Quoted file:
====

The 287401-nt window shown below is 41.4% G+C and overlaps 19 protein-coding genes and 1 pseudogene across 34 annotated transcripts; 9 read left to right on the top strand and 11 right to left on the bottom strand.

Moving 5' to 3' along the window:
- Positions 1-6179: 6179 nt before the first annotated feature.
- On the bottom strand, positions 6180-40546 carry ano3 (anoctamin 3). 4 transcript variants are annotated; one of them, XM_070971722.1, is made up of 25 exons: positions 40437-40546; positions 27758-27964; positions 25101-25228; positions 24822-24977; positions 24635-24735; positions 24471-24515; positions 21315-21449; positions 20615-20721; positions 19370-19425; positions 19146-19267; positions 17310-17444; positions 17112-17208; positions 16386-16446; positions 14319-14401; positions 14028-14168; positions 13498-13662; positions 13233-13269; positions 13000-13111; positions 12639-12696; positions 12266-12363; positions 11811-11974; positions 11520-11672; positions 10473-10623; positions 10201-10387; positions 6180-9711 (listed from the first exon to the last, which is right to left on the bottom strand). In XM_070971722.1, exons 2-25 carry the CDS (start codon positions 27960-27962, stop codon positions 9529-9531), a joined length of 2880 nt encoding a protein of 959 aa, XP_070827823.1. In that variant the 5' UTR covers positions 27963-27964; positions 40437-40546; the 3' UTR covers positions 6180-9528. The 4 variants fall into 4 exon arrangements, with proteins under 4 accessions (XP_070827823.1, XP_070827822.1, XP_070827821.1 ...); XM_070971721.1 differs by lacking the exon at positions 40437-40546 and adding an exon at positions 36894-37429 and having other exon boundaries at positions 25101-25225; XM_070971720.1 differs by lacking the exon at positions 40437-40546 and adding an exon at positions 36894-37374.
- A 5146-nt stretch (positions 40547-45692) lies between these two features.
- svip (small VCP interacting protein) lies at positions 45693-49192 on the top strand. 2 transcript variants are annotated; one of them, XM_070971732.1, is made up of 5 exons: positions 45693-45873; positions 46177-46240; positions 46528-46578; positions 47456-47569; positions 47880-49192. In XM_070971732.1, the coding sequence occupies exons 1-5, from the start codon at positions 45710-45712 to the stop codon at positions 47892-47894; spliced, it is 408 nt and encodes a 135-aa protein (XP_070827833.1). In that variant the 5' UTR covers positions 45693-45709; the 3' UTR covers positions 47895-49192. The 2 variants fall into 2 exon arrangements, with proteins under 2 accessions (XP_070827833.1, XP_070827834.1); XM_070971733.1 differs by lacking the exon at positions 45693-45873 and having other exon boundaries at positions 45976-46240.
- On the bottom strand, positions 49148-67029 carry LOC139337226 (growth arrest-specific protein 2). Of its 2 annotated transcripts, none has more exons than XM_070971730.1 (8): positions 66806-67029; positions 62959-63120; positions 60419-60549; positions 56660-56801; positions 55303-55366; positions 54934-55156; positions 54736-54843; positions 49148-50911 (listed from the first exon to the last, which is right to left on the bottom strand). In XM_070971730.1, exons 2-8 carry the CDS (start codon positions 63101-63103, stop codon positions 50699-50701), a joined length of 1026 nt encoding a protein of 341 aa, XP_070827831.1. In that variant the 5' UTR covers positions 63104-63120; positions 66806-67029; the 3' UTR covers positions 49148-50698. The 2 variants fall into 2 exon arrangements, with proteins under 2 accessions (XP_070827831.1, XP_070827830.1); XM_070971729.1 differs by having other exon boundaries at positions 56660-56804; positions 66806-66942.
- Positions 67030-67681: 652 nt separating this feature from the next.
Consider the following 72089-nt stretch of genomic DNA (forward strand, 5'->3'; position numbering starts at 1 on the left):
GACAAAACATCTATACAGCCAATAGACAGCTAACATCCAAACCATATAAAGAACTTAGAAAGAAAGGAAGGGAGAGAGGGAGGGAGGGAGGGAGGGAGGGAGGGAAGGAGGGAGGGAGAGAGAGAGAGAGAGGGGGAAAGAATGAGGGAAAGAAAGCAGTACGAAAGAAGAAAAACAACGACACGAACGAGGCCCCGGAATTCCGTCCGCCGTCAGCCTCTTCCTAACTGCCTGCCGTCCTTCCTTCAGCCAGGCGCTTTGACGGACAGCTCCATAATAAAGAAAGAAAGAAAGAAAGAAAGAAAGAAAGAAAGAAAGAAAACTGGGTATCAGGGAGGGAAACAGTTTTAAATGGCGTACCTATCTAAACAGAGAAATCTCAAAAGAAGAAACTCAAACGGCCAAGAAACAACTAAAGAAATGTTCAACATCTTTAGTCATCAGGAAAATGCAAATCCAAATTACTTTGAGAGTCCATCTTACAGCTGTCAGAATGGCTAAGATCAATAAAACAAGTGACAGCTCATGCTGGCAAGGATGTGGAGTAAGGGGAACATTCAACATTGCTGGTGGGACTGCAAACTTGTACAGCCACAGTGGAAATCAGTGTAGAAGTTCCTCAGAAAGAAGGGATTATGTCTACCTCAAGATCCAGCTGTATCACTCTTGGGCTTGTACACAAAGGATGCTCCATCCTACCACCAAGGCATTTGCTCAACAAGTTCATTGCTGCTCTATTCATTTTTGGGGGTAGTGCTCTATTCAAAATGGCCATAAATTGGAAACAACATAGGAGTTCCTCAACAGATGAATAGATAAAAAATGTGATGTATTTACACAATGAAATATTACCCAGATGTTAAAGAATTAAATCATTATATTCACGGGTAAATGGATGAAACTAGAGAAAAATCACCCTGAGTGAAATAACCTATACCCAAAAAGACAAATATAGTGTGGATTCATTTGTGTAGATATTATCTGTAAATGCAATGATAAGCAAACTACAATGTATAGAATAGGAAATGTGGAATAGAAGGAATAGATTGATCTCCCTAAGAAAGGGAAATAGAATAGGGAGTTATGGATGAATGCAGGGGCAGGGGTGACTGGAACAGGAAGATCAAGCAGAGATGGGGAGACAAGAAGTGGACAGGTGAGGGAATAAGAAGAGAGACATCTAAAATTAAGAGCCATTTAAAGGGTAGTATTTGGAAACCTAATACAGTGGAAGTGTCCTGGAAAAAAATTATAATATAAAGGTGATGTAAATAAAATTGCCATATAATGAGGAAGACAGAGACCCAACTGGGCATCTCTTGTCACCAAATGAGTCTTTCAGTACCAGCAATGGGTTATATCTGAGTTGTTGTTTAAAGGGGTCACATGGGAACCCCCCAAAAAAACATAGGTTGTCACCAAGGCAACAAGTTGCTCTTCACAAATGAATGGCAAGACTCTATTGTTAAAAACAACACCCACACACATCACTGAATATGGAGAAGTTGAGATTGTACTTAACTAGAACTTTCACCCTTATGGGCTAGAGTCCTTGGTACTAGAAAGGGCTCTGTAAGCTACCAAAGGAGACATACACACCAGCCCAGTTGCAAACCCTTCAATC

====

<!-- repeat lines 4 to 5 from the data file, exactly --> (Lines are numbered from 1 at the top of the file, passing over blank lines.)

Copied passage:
- On the bottom strand, positions 6180-40546 carry ano3 (anoctamin 3). 4 transcript variants are annotated; one of them, XM_070971722.1, is made up of 25 exons: positions 40437-40546; positions 27758-27964; positions 25101-25228; positions 24822-24977; positions 24635-24735; positions 24471-24515; positions 21315-21449; positions 20615-20721; positions 19370-19425; positions 19146-19267; positions 17310-17444; positions 17112-17208; positions 16386-16446; positions 14319-14401; positions 14028-14168; positions 13498-13662; positions 13233-13269; positions 13000-13111; positions 12639-12696; positions 12266-12363; positions 11811-11974; positions 11520-11672; positions 10473-10623; positions 10201-10387; positions 6180-9711 (listed from the first exon to the last, which is right to left on the bottom strand). In XM_070971722.1, exons 2-25 carry the CDS (start codon positions 27960-27962, stop codon positions 9529-9531), a joined length of 2880 nt encoding a protein of 959 aa, XP_070827823.1. In that variant the 5' UTR covers positions 27963-27964; positions 40437-40546; the 3' UTR covers positions 6180-9528. The 4 variants fall into 4 exon arrangements, with proteins under 4 accessions (XP_070827823.1, XP_070827822.1, XP_070827821.1 ...); XM_070971721.1 differs by lacking the exon at positions 40437-40546 and adding an exon at positions 36894-37429 and having other exon boundaries at positions 25101-25225; XM_070971720.1 differs by lacking the exon at positions 40437-40546 and adding an exon at positions 36894-37374.
- A 5146-nt stretch (positions 40547-45692) lies between these two features.